As the last birds cross over the farm, the winter winds numbs the crops, causing them to stop growing as if frozen in time. Most of the plants are dead and opportunistic weeds begin to grow around the residues of last years harvest. Winter is a sad time. It is as if the winter witch has cast her spell. The darkness is long and the light hours diminish quickly.
Finding the days so short and cold, I retreat inside, not to slumber like the sleepy bear, but to think of the year gone by. Of my many memories, I recall the farm being overwhelmed with all kinds of weeds, from bermuda to johnsongrass, they choked out all the plants, that had been so carefully brought up.
This could well have been an appropriate moment to despair. Instead, we looked upon it as an opportunity to improve our methods. First, we looked at ways to cultivate more effectively. This included buying a few cultivating hoes and reevaluating our plant spacing. Having good tools, helped us stay motivated, while having wider plant spacing made the job a lot more pleasant and less stressful.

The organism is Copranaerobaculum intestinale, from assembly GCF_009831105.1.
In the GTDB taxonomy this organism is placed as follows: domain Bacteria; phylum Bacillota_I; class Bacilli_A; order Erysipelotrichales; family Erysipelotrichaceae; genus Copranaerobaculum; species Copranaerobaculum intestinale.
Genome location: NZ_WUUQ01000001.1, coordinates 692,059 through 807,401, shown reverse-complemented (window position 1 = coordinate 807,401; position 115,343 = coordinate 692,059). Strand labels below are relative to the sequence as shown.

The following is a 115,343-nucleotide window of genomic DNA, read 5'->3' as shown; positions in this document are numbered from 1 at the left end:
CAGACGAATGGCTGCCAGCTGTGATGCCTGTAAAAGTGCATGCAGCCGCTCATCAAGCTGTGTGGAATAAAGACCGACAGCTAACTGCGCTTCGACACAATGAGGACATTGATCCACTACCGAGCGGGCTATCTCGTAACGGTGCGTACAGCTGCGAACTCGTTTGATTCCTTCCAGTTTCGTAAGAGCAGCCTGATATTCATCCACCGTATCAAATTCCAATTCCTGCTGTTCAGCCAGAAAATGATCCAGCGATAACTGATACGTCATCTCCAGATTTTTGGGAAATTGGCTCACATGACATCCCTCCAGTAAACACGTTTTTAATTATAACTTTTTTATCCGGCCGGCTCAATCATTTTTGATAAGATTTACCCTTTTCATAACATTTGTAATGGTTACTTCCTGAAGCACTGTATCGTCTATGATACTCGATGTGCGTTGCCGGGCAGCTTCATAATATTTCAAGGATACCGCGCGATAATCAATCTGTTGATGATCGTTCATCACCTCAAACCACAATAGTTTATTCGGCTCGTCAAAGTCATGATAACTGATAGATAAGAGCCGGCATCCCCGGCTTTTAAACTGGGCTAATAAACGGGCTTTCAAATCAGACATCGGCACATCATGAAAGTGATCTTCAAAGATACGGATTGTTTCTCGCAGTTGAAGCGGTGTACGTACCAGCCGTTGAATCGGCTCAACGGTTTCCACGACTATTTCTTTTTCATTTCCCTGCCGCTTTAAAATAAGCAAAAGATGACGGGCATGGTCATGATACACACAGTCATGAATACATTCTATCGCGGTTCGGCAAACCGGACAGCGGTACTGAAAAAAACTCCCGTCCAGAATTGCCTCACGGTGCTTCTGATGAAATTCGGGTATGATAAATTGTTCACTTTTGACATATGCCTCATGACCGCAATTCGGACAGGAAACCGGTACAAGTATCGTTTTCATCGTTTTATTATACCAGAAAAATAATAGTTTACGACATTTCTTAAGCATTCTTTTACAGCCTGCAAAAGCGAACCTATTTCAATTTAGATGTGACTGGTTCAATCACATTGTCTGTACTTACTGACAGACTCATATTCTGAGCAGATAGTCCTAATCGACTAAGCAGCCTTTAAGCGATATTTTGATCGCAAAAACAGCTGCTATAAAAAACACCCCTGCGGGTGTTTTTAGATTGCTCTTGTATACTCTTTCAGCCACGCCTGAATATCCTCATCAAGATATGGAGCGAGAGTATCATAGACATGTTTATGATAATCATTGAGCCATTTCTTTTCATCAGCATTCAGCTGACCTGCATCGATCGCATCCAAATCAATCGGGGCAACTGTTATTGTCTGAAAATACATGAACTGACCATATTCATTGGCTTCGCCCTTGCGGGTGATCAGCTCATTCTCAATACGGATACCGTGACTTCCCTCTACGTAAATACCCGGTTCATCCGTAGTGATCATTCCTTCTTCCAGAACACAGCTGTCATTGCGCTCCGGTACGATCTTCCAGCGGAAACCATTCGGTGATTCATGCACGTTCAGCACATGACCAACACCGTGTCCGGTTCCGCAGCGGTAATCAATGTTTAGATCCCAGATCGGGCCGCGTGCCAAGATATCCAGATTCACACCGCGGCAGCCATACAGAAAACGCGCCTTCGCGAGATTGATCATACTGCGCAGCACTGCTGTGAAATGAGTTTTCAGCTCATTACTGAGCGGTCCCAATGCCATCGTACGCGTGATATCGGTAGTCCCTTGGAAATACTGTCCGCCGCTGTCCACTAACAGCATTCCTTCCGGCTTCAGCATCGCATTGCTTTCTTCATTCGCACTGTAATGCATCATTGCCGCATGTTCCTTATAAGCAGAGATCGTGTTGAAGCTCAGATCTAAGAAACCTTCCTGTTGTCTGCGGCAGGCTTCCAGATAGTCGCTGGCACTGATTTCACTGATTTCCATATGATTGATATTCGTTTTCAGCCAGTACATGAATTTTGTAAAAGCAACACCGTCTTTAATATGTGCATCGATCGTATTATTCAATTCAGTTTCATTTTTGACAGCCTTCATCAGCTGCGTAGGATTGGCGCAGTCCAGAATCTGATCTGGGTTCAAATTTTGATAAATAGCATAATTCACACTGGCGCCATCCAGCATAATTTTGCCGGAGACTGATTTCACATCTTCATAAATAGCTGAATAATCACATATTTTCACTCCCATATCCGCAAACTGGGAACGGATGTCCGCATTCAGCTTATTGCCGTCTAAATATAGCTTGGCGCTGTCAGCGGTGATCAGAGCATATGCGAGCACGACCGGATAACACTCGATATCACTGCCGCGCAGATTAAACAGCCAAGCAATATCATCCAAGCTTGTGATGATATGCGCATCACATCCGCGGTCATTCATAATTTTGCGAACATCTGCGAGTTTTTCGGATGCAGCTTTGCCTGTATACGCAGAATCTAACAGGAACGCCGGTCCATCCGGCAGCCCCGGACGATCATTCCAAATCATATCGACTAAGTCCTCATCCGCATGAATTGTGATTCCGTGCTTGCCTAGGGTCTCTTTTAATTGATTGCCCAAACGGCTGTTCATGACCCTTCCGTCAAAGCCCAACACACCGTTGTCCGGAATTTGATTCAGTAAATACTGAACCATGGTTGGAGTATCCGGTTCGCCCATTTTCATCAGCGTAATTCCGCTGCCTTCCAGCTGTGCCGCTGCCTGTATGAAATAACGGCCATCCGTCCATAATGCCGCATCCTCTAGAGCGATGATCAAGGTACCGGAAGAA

We also devised a cultivating schedule, to make sure no part of the garden was left untended. When one has a good schedule in place, it makes objectives much easier to accomplish, especially if it divides the tasks into much smaller tasks. This is still an area that we can improve, but experiencing the lack of an effective schedule has shown us how imperative it is.
All being said and done, what an adventure this year has been! But all adventures have their moments of joy and moments of sorrow. I think of all the trials, the strife and frustrations with the unknown. These seeming curses were in fact a blessing in disguise and this realization transforms them into some of the greatest opportunities.